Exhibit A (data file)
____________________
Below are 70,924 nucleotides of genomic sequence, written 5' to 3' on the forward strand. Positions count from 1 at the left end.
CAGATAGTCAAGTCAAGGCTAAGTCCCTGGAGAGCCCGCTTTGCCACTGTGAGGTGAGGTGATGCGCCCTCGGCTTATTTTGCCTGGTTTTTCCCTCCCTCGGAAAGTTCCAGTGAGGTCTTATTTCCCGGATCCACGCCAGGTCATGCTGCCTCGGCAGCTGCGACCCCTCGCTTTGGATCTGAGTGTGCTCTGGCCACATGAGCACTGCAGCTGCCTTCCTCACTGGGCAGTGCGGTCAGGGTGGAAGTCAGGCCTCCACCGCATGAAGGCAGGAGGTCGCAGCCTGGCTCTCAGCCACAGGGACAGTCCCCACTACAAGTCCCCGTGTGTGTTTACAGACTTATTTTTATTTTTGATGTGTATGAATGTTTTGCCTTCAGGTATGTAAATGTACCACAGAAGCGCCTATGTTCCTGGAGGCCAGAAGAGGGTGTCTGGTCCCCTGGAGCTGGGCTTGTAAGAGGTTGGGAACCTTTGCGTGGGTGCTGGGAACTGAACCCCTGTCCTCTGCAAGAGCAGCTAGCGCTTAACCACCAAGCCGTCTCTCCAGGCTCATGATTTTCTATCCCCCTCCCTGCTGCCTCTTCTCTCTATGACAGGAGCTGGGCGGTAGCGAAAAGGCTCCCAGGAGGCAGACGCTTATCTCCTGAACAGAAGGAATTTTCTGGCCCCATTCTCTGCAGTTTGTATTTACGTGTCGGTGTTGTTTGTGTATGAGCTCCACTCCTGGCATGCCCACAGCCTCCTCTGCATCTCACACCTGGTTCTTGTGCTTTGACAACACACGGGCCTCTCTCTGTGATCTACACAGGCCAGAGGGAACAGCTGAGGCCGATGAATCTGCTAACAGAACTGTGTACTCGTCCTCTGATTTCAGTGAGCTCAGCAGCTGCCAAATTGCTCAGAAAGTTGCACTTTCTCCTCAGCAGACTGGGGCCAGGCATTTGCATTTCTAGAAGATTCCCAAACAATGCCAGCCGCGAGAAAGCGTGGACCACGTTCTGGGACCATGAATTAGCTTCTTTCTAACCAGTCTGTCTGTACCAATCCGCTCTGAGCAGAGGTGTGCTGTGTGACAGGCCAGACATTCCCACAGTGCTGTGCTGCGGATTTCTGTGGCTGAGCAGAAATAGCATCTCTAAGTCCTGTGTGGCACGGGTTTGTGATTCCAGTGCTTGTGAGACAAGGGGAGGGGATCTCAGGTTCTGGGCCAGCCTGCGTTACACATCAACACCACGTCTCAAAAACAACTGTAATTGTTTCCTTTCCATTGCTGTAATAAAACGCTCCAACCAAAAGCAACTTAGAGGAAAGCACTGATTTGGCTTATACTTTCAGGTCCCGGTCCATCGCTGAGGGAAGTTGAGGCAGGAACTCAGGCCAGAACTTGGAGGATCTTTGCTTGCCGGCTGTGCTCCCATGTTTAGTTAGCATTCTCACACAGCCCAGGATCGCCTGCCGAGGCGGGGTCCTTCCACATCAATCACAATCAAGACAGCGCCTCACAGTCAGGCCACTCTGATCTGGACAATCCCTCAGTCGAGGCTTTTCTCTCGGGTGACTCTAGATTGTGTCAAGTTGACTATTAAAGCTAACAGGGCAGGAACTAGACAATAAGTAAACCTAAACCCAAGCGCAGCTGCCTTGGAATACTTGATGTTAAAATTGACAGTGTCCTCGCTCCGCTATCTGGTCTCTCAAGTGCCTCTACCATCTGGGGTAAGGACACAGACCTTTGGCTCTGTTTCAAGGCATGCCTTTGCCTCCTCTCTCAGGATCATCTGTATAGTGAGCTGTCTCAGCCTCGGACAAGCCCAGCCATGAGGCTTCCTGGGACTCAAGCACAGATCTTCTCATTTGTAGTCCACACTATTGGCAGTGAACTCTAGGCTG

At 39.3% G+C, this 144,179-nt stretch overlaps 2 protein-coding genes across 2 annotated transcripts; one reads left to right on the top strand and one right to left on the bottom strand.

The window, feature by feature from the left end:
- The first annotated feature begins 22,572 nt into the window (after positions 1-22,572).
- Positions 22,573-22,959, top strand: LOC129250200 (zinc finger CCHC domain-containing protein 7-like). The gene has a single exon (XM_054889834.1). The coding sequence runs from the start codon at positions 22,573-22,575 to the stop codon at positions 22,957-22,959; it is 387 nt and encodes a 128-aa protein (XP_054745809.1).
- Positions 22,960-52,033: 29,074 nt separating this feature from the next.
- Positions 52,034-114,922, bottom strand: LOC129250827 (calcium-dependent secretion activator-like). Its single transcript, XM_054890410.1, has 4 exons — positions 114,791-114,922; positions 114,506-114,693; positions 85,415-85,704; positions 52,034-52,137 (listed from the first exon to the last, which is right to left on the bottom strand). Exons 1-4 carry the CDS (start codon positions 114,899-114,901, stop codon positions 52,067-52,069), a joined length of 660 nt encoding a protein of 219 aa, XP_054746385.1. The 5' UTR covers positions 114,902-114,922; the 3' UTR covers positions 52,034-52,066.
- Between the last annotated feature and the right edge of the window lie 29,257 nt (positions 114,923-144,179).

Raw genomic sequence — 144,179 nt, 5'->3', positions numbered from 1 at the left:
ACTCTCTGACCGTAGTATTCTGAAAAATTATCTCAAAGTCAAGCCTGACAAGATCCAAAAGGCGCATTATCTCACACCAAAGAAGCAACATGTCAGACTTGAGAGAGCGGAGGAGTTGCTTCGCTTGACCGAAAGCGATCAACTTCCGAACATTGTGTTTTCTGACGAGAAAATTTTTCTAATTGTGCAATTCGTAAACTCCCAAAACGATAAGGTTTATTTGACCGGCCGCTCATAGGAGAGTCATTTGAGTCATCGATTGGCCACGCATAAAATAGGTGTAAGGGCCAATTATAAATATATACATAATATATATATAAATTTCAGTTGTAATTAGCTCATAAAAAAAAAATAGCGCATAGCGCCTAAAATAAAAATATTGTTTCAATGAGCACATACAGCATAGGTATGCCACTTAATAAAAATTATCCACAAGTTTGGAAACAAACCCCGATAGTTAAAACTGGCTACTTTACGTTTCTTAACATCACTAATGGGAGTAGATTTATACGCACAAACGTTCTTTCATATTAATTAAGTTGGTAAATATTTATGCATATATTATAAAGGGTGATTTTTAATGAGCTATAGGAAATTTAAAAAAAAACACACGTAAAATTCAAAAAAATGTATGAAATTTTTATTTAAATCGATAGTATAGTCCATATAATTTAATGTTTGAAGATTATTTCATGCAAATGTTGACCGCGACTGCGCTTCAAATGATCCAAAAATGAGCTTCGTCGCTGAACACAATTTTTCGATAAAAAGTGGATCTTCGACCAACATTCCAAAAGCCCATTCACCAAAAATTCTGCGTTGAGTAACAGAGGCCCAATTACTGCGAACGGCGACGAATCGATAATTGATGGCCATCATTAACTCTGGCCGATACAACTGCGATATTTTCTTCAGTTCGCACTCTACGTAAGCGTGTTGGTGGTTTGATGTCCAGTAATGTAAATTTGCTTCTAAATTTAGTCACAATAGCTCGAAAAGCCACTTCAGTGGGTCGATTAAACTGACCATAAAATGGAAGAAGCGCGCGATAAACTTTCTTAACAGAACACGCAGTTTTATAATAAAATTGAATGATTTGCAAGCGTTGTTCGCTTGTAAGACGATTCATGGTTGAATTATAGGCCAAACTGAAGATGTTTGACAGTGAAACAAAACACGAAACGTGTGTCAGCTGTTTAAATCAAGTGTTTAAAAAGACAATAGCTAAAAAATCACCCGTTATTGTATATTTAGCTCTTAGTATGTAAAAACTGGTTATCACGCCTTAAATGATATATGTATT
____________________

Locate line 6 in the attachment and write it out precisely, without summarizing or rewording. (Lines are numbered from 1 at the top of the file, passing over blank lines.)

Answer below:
- Positions 22,573-22,959, top strand: LOC129250200 (zinc finger CCHC domain-containing protein 7-like). The gene has a single exon (XM_054889834.1). The coding sequence runs from the start codon at positions 22,573-22,575 to the stop codon at positions 22,957-22,959; it is 387 nt and encodes a 128-aa protein (XP_054745809.1).